There’s an old Zen saying that the way to enlightenment is to chop wood and carry water. In other words, there’s no secret or magic to it – it’s just hard work in the service of others.
Do you know what you do once you become enlightened? You chop wood and you carry water. That’s the paradox. You can’t stop doing all the things that got you there just because you feel like you’ve arrived.
It’s a shock to some people when the teacher is sometimes very curt and to the point with instruction and directions in the classroom. But most of the time, when they are driving very hard, it’s for a purpose. We want you to stand straight, we want you to look straight, we want you to keep your teeth tight.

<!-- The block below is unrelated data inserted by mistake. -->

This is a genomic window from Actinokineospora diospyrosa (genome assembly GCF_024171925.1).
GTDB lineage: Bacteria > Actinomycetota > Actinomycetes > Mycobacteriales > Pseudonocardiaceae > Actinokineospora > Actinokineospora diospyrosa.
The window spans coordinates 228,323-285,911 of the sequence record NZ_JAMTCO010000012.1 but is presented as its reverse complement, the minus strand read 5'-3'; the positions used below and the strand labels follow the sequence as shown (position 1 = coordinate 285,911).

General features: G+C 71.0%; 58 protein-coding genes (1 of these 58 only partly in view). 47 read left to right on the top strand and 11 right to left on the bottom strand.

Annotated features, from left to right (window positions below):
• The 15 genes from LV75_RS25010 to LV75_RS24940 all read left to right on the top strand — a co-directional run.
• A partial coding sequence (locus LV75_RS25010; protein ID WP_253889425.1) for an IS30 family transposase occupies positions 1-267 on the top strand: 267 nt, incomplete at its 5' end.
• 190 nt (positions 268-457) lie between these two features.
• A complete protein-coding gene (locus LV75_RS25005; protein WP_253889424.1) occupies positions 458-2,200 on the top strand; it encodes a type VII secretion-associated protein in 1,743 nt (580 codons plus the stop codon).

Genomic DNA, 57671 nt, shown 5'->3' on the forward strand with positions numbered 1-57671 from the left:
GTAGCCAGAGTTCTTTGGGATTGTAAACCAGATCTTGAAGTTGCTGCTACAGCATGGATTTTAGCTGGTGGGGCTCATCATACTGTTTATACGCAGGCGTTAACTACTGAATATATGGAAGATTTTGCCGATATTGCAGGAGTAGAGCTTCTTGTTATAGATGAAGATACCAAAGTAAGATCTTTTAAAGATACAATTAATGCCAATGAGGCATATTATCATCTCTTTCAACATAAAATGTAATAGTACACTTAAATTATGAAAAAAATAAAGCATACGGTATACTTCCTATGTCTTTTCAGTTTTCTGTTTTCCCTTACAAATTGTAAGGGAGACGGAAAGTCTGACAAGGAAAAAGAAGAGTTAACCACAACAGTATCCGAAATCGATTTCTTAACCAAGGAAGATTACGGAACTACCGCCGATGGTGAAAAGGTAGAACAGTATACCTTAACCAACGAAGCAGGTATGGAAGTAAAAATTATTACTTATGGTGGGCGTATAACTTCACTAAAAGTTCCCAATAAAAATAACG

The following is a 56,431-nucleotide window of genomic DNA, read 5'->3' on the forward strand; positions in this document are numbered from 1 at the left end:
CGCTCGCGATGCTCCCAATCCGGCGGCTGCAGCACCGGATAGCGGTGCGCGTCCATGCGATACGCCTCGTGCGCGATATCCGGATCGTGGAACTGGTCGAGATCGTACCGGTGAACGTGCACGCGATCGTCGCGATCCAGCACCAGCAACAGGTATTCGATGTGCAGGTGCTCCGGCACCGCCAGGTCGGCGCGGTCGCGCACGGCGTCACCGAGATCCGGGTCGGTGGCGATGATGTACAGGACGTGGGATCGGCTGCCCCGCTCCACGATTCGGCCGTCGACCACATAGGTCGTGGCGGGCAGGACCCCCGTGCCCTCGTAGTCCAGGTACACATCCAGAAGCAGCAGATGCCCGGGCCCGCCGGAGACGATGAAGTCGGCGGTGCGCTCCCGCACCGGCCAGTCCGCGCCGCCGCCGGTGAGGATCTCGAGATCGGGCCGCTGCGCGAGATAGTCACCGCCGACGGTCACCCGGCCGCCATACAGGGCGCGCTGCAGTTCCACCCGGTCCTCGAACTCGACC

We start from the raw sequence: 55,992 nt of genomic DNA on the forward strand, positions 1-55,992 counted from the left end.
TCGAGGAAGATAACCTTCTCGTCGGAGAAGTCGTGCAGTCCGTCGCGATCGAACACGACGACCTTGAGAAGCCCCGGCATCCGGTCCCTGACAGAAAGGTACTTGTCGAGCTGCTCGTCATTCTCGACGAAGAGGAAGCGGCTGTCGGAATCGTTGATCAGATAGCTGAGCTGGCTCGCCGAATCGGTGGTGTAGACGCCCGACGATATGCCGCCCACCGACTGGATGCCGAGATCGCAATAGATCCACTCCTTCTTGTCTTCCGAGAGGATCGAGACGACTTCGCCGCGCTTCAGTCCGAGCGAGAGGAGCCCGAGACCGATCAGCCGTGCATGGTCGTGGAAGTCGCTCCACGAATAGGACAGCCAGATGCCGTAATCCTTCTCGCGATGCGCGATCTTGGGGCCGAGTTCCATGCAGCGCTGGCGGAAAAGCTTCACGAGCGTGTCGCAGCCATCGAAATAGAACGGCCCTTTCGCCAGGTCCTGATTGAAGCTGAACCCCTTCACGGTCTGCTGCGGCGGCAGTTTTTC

You can be shocked or rubbed the wrong way – that is OK. Just remember, though, that there’s no way to enlightenment, there’s no way to a higher level, unless you have self-discipline. It simply does not happen.
To think otherwise is to buy into a farce – something in the social consciousness that’s been generated by a culture of rampant consumerism. The notion that “it has to be easy all the time” is misleading and harmful.
The way to enlightenment, the way to black belt, is to chop wood and carry water. Self-discipline, combined with hard work in the service of others. When you strip away everything else, that is what is left.